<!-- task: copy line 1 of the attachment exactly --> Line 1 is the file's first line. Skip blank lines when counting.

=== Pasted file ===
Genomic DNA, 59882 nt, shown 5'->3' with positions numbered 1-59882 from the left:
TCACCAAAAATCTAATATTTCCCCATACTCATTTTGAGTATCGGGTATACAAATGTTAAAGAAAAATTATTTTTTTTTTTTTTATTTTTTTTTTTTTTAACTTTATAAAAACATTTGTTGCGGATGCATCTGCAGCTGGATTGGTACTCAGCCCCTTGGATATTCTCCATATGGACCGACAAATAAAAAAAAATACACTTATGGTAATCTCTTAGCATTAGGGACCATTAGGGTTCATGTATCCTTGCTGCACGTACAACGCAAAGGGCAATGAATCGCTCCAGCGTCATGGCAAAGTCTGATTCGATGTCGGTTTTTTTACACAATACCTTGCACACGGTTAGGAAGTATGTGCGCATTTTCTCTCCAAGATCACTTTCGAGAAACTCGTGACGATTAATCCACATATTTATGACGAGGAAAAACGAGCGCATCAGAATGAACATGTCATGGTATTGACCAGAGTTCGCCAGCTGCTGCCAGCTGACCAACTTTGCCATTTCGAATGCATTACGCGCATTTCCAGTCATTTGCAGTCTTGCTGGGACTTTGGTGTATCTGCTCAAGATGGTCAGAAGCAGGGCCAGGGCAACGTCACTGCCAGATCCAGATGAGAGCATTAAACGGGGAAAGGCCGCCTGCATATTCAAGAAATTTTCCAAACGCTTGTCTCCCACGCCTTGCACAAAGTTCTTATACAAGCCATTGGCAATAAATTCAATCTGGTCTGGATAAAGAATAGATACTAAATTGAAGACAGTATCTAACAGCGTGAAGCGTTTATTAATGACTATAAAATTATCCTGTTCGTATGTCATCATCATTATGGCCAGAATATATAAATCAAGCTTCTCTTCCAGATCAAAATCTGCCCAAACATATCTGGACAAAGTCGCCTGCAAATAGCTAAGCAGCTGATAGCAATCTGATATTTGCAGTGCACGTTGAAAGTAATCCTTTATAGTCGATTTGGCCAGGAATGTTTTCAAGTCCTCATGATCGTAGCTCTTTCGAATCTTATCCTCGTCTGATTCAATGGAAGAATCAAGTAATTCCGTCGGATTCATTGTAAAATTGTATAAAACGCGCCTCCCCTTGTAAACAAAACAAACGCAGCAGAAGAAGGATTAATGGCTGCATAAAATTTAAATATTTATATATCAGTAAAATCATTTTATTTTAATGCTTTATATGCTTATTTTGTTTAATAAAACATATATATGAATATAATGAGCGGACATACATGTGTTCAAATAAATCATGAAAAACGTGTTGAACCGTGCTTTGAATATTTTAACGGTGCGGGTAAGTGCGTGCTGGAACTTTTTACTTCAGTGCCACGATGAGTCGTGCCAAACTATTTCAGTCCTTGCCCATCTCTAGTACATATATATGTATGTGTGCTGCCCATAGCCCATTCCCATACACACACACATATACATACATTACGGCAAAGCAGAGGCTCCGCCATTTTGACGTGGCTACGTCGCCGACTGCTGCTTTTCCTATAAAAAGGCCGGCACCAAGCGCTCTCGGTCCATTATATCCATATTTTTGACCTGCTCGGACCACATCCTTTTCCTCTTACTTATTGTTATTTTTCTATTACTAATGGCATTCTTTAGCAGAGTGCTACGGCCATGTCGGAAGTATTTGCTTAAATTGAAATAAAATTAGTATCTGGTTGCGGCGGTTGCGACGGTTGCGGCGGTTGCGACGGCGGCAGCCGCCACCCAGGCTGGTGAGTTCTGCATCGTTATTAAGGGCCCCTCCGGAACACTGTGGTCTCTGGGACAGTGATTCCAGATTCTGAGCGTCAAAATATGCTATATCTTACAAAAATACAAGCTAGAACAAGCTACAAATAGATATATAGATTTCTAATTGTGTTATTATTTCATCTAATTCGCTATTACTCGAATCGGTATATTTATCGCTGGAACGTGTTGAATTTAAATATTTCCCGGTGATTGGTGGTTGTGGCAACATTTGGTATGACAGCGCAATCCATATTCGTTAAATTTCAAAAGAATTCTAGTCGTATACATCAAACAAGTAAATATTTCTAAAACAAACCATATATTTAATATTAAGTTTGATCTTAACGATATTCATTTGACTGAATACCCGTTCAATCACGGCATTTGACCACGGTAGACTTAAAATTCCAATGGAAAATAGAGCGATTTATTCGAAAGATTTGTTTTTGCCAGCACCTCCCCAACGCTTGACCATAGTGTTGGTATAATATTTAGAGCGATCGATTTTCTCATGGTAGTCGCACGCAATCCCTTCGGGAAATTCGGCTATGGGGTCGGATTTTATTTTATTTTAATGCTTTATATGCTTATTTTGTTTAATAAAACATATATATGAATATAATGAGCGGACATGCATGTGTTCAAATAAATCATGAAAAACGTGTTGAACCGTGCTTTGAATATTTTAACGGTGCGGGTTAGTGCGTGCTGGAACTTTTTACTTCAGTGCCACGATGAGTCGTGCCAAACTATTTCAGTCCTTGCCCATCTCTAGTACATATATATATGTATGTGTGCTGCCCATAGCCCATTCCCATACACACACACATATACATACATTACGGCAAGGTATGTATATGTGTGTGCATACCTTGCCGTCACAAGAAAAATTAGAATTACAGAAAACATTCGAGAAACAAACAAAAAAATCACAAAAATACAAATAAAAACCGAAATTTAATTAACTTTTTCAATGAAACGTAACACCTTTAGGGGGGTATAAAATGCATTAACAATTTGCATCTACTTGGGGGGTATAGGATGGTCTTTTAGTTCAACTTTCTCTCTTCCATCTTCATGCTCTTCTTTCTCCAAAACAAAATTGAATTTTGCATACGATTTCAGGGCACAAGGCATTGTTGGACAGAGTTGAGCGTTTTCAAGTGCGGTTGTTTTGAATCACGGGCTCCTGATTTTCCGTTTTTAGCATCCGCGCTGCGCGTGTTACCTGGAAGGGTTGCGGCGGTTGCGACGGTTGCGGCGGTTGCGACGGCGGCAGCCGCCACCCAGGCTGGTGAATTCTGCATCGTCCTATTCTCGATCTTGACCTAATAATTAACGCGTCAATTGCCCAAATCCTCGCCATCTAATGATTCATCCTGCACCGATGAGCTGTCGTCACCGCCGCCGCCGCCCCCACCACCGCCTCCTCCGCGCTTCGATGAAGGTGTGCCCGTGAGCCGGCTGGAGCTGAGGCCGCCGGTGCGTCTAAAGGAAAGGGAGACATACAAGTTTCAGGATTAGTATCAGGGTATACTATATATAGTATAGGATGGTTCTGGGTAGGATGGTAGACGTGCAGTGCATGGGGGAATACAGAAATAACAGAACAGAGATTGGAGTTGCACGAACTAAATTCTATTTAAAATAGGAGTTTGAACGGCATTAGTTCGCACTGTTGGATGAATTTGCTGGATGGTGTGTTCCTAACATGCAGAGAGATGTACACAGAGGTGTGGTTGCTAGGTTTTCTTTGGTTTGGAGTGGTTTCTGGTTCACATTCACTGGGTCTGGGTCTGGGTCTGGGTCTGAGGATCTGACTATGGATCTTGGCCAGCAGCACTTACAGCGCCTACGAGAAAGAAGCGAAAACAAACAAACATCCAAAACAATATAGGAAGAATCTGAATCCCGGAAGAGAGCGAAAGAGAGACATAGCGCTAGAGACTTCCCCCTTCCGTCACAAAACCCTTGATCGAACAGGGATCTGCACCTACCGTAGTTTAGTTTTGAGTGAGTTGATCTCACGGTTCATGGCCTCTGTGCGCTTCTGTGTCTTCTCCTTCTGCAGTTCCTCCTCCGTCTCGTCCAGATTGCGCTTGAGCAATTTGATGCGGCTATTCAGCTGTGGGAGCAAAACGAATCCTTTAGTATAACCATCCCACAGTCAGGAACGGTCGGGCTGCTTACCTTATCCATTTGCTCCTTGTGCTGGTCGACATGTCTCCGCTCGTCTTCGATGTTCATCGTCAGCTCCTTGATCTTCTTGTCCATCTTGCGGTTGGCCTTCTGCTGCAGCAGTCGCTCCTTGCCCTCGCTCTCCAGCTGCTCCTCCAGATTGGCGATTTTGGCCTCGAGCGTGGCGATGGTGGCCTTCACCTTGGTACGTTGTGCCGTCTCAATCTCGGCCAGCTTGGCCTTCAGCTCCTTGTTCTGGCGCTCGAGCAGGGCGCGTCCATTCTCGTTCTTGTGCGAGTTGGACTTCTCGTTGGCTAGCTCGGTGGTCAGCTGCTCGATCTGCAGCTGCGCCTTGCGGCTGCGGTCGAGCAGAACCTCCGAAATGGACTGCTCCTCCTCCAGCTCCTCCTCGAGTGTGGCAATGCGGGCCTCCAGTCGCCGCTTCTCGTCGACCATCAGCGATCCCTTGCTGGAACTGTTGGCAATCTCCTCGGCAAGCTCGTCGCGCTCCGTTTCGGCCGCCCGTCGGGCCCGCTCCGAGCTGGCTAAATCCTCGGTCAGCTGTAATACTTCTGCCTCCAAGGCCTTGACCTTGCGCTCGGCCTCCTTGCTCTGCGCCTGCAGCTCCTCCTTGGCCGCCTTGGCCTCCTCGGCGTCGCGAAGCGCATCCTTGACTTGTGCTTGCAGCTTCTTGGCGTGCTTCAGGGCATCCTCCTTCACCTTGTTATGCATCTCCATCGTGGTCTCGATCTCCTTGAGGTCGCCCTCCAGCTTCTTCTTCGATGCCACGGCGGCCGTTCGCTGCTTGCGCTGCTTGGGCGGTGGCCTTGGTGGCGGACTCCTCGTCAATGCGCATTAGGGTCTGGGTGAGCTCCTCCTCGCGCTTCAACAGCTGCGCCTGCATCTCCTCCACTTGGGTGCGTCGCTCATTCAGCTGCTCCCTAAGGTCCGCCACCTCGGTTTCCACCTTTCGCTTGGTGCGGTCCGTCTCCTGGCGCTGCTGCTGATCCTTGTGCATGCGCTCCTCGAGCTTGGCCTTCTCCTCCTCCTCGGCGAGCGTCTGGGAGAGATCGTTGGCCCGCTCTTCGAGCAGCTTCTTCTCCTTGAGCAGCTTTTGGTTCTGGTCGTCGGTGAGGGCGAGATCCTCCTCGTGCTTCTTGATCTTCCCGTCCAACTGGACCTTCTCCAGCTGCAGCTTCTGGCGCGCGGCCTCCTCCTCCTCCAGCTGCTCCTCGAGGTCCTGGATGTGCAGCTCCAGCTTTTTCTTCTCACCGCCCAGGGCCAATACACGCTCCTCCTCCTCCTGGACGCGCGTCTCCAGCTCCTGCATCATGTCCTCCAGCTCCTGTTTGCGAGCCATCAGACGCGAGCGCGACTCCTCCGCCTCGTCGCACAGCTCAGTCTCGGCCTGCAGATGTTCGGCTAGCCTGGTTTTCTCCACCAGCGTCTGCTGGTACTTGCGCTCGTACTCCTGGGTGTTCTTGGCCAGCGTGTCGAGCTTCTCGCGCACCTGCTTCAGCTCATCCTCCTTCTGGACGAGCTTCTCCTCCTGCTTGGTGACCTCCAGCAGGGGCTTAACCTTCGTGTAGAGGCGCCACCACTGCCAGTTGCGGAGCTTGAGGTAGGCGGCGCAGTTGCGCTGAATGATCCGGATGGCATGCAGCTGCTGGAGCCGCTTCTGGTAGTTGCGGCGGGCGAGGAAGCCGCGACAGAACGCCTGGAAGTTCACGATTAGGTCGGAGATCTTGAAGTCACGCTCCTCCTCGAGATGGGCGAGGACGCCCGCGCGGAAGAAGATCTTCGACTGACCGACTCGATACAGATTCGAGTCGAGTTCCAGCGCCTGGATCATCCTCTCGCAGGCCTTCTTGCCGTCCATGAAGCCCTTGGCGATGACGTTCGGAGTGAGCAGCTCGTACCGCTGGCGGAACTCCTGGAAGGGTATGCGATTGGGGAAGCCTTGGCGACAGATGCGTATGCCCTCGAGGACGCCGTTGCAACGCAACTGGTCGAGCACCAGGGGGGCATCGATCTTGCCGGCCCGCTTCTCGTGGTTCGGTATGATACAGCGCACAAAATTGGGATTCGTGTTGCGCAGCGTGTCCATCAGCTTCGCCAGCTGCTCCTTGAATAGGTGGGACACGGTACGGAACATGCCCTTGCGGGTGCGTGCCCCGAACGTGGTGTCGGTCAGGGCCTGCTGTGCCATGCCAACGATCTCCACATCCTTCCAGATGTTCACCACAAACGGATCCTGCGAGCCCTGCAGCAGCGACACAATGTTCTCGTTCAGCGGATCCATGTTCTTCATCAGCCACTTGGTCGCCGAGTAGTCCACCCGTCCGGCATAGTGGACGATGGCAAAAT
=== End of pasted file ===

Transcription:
Genomic DNA, 59882 nt, shown 5'->3' with positions numbered 1-59882 from the left: